This will be a shorter entry about these topics than I normally write for a variety of reasons, the largest of which is because people better qualified than I are speaking to these issues and probably have more intellectual street cred.

First, I think everyone can agree that there are some serious flaws in our government systems.  Yes it’s relatively stable, but it can be inefficient, grid-locked, and maddeningly nonprogressive.  Perhaps that’s better than revolutions, revolts, or even changing parliamentary coalitions, but that’s not my point today.

The United States is in the midst of an economic crisis—and I use that word quite deliberately.  We have issues we need to address and they go far beyond the quagmire of partisan politics we see and hear every day.  Both sides are to blame, despite their hyperbolic claims.

This article is written by an economic expert who has covered national finances for 20 years whose main point is that political groups are putting their interests above the greater good of the country and are weakening the nation as a result.

George Friedman has been in the intelligence business for some 20 years and is an expert on geopolitics—the forces that govern our interconnected world.  His article compares three economic crises (the US, Europe, and China) and the political antecedents and reactions to these crises.  He warns that politics and the economy are intimately linked, and can feed each other into a viscous cycle until one of them breaks.

Warren Buffet is the third richest person in the world ($50+ billion) and he argues that Congress should stop coddling the rich.  If he sees the sense in increased revenue sources for the government, maybe we should listen to him.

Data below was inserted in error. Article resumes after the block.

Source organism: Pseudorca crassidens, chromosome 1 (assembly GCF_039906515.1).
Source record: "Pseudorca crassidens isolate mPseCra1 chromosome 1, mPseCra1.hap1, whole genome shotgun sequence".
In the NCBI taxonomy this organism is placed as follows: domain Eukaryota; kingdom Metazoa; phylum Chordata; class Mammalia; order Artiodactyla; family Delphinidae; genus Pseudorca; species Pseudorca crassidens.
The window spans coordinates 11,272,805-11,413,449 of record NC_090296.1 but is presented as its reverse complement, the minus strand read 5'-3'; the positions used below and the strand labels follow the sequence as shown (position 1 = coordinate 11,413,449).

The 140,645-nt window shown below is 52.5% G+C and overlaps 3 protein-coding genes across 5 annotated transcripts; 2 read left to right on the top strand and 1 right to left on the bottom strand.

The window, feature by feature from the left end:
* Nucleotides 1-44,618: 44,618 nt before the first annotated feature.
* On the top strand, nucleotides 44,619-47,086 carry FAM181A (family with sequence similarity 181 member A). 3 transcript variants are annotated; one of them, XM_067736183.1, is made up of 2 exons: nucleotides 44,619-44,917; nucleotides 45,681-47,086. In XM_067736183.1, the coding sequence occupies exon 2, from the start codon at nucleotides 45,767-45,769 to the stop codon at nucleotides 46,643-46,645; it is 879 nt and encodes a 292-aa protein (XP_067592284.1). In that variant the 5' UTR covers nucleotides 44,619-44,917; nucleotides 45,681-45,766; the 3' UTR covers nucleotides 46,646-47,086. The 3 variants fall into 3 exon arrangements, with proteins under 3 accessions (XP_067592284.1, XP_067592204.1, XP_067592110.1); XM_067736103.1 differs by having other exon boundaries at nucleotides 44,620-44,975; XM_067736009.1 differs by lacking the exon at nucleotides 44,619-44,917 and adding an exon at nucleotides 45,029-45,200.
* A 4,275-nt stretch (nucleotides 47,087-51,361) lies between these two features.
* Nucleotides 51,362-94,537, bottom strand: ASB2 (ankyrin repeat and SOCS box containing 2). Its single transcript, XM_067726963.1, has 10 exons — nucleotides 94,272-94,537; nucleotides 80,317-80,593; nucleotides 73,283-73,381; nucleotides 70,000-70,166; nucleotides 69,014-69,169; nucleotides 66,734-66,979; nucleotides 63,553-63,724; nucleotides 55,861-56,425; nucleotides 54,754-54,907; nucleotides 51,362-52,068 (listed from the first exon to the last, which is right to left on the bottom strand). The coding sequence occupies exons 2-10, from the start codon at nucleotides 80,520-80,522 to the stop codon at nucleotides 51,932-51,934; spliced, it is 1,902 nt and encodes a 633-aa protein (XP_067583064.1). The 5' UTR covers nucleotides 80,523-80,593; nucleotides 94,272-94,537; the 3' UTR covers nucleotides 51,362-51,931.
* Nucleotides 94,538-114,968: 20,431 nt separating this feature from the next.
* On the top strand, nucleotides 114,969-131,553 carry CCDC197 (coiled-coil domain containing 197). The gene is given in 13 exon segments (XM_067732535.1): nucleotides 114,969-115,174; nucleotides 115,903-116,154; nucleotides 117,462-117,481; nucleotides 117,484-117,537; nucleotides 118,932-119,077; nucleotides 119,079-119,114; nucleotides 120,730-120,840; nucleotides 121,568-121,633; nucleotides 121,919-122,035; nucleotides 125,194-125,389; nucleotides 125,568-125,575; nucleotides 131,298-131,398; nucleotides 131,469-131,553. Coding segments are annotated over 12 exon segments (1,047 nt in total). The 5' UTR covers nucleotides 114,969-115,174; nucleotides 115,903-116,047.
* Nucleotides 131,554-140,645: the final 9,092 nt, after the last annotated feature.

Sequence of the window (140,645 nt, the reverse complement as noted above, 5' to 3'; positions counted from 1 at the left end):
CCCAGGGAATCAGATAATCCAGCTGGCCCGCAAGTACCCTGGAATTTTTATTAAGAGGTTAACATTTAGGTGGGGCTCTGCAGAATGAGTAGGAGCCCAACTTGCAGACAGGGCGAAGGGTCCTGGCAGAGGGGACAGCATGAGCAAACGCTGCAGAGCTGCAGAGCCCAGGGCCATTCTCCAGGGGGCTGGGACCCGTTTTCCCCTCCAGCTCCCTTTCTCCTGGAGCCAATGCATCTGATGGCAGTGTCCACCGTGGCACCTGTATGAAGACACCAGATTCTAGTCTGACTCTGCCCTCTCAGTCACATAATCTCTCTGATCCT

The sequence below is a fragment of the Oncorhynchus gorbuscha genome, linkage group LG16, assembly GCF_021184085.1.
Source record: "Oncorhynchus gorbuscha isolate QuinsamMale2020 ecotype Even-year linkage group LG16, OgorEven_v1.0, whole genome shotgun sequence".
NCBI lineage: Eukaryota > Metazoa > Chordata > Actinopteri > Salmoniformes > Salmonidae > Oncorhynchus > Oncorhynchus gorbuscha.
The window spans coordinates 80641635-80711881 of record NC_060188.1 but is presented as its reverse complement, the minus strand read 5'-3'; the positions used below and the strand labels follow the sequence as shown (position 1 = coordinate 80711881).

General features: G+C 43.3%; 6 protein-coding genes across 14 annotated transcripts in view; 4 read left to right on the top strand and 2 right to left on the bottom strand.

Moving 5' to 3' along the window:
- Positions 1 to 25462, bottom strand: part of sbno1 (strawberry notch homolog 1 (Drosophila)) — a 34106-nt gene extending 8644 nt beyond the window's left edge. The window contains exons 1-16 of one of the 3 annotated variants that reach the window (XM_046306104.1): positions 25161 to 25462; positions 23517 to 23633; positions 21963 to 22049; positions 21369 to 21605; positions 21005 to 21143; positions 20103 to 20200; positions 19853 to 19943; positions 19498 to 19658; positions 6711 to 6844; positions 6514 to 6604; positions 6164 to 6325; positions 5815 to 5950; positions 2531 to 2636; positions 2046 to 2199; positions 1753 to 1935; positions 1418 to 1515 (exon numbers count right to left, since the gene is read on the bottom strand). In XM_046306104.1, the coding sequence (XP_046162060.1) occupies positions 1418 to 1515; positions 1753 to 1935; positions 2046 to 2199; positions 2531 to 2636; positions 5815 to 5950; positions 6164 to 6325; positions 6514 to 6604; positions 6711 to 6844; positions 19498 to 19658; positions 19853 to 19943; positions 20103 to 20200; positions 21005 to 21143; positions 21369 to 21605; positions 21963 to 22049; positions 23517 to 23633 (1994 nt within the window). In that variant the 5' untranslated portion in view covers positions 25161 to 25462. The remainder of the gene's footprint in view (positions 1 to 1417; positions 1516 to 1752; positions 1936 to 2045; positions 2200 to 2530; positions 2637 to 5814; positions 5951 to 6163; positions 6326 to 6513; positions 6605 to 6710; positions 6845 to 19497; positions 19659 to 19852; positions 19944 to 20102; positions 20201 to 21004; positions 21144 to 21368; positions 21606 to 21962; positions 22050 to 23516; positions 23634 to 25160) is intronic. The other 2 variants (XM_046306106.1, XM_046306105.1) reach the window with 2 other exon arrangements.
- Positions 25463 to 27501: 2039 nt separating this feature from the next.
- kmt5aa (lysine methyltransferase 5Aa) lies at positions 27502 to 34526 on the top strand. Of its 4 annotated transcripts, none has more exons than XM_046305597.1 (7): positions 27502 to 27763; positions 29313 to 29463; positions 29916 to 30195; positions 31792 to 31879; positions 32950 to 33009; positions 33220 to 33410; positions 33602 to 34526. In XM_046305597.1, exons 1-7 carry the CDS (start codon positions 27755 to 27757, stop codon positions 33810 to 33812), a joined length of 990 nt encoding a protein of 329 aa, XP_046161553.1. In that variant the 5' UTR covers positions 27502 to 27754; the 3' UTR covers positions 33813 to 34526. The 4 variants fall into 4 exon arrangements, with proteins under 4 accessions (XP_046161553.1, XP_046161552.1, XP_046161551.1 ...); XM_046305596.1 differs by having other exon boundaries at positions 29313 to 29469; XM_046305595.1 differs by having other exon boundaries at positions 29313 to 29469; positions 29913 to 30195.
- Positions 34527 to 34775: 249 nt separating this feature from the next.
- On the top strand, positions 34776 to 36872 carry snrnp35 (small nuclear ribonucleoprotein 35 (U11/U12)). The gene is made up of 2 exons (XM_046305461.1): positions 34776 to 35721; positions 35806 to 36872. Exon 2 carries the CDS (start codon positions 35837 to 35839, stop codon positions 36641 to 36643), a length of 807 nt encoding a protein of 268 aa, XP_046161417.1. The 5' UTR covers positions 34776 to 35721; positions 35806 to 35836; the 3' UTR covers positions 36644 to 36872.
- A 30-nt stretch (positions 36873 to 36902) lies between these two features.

Not the all corporations are the boogey man, but something needs to be done about their influence and power in controlling the nation’s interest.  Not only did the Supreme Court equate corporations to people (and granting them the protections and privileges that that entails), but, in the same ruling (Citizens United v. FEC), the Court also ruled to remove limitations on “soft” money from political campaigns (soft money is a loop hole allowing massive contributions to support federal candidates in a slightly round-about way).  By the way, the cost of the 2012 presidential election is expected to reach $1 billion.  And for all you parents out there, this article describes the detrimental effects corporations have on our children, from targeted advertising to toxic contamination.

Finally, if we can get past our partisan politics, Mickey Edwards, a former member of Congress, describes how we can all get back on the bandwagon to fixing our country in 6 manageable steps.  Since he’s been there and seen the problems, again, we might want to listen to him.

I hope you take the time to read these articles and think about these issues. The country’s fate is in our hands because we, the people, elect those who represent us and make the decisions that will put the United States on the road to recovery, or keep it on the tracks to a fading world power.